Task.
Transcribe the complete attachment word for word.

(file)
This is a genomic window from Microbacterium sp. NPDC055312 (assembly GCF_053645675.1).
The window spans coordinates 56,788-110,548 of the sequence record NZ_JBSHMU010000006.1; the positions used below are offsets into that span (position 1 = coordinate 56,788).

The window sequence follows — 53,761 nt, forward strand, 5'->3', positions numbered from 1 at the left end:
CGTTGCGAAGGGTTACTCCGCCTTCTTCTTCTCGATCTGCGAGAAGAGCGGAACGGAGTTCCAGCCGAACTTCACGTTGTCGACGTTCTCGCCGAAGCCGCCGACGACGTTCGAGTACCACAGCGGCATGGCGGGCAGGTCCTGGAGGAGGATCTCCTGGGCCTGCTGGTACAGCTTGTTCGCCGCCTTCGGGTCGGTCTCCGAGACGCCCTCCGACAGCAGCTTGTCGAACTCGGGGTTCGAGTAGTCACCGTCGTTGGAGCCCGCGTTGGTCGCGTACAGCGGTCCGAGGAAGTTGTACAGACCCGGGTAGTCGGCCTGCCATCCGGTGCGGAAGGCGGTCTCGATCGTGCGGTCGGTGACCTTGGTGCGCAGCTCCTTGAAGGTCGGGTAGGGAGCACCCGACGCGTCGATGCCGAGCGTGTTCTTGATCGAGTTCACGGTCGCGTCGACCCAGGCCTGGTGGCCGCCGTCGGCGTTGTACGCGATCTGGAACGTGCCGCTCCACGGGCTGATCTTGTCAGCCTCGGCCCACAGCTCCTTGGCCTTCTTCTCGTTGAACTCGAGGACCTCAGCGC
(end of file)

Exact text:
This is a genomic window from Microbacterium sp. NPDC055312 (assembly GCF_053645675.1).
The window spans coordinates 56,788-110,548 of the sequence record NZ_JBSHMU010000006.1; the positions used below are offsets into that span (position 1 = coordinate 56,788).

The window sequence follows — 53,761 nt, forward strand, 5'->3', positions numbered from 1 at the left end:
CGTTGCGAAGGGTTACTCCGCCTTCTTCTTCTCGATCTGCGAGAAGAGCGGAACGGAGTTCCAGCCGAACTTCACGTTGTCGACGTTCTCGCCGAAGCCGCCGACGACGTTCGAGTACCACAGCGGCATGGCGGGCAGGTCCTGGAGGAGGATCTCCTGGGCCTGCTGGTACAGCTTGTTCGCCGCCTTCGGGTCGGTCTCCGAGACGCCCTCCGACAGCAGCTTGTCGAACTCGGGGTTCGAGTAGTCACCGTCGTTGGAGCCCGCGTTGGTCGCGTACAGCGGTCCGAGGAAGTTGTACAGACCCGGGTAGTCGGCCTGCCATCCGGTGCGGAAGGCGGTCTCGATCGTGCGGTCGGTGACCTTGGTGCGCAGCTCCTTGAAGGTCGGGTAGGGAGCACCCGACGCGTCGATGCCGAGCGTGTTCTTGATCGAGTTCACGGTCGCGTCGACCCAGGCCTGGTGGCCGCCGTCGGCGTTGTACGCGATCTGGAACGTGCCGCTCCACGGGCTGATCTTGTCAGCCTCGGCCCACAGCTCCTTGGCCTTCTTCTCGTTGAACTCGAGGACCTCAGCGC